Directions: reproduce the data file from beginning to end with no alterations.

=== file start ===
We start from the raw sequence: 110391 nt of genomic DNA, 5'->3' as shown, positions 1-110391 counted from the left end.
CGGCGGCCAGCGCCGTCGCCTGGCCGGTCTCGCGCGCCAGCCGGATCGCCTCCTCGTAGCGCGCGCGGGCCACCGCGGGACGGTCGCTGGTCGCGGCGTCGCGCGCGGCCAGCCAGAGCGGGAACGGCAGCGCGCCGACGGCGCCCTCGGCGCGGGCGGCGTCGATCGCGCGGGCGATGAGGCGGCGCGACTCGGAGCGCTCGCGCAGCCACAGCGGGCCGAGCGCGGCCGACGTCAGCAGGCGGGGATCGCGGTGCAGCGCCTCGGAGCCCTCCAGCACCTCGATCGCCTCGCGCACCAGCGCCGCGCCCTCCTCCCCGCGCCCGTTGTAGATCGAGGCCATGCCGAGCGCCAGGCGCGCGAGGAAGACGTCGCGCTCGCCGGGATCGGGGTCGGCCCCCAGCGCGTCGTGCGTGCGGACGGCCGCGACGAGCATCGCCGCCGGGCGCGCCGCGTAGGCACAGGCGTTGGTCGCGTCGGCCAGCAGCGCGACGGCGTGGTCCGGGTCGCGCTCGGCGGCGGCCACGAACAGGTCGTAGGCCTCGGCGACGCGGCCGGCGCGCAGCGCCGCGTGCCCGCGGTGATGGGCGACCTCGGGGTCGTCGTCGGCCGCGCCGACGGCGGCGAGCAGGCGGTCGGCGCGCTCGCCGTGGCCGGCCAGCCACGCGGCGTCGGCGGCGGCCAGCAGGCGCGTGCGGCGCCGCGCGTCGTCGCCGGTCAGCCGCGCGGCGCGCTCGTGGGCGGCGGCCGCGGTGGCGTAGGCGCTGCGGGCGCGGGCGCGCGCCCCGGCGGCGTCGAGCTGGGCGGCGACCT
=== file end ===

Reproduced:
We start from the raw sequence: 110391 nt of genomic DNA, 5'->3' as shown, positions 1-110391 counted from the left end.
CGGCGGCCAGCGCCGTCGCCTGGCCGGTCTCGCGCGCCAGCCGGATCGCCTCCTCGTAGCGCGCGCGGGCCACCGCGGGACGGTCGCTGGTCGCGGCGTCGCGCGCGGCCAGCCAGAGCGGGAACGGCAGCGCGCCGACGGCGCCCTCGGCGCGGGCGGCGTCGATCGCGCGGGCGATGAGGCGGCGCGACTCGGAGCGCTCGCGCAGCCACAGCGGGCCGAGCGCGGCCGACGTCAGCAGGCGGGGATCGCGGTGCAGCGCCTCGGAGCCCTCCAGCACCTCGATCGCCTCGCGCACCAGCGCCGCGCCCTCCTCCCCGCGCCCGTTGTAGATCGAGGCCATGCCGAGCGCCAGGCGCGCGAGGAAGACGTCGCGCTCGCCGGGATCGGGGTCGGCCCCCAGCGCGTCGTGCGTGCGGACGGCCGCGACGAGCATCGCCGCCGGGCGCGCCGCGTAGGCACAGGCGTTGGTCGCGTCGGCCAGCAGCGCGACGGCGTGGTCCGGGTCGCGCTCGGCGGCGGCCACGAACAGGTCGTAGGCCTCGGCGACGCGGCCGGCGCGCAGCGCCGCGTGCCCGCGGTGATGGGCGACCTCGGGGTCGTCGTCGGCCGCGCCGACGGCGGCGAGCAGGCGGTCGGCGCGCTCGCCGTGGCCGGCCAGCCACGCGGCGTCGGCGGCGGCCAGCAGGCGCGTGCGGCGCCGCGCGTCGTCGCCGGTCAGCCGCGCGGCGCGCTCGTGGGCGGCGGCCGCGGTGGCGTAGGCGCTGCGGGCGCGGGCGCGCGCCCCGGCGGCGTCGAGCTGGGCGGCGACCT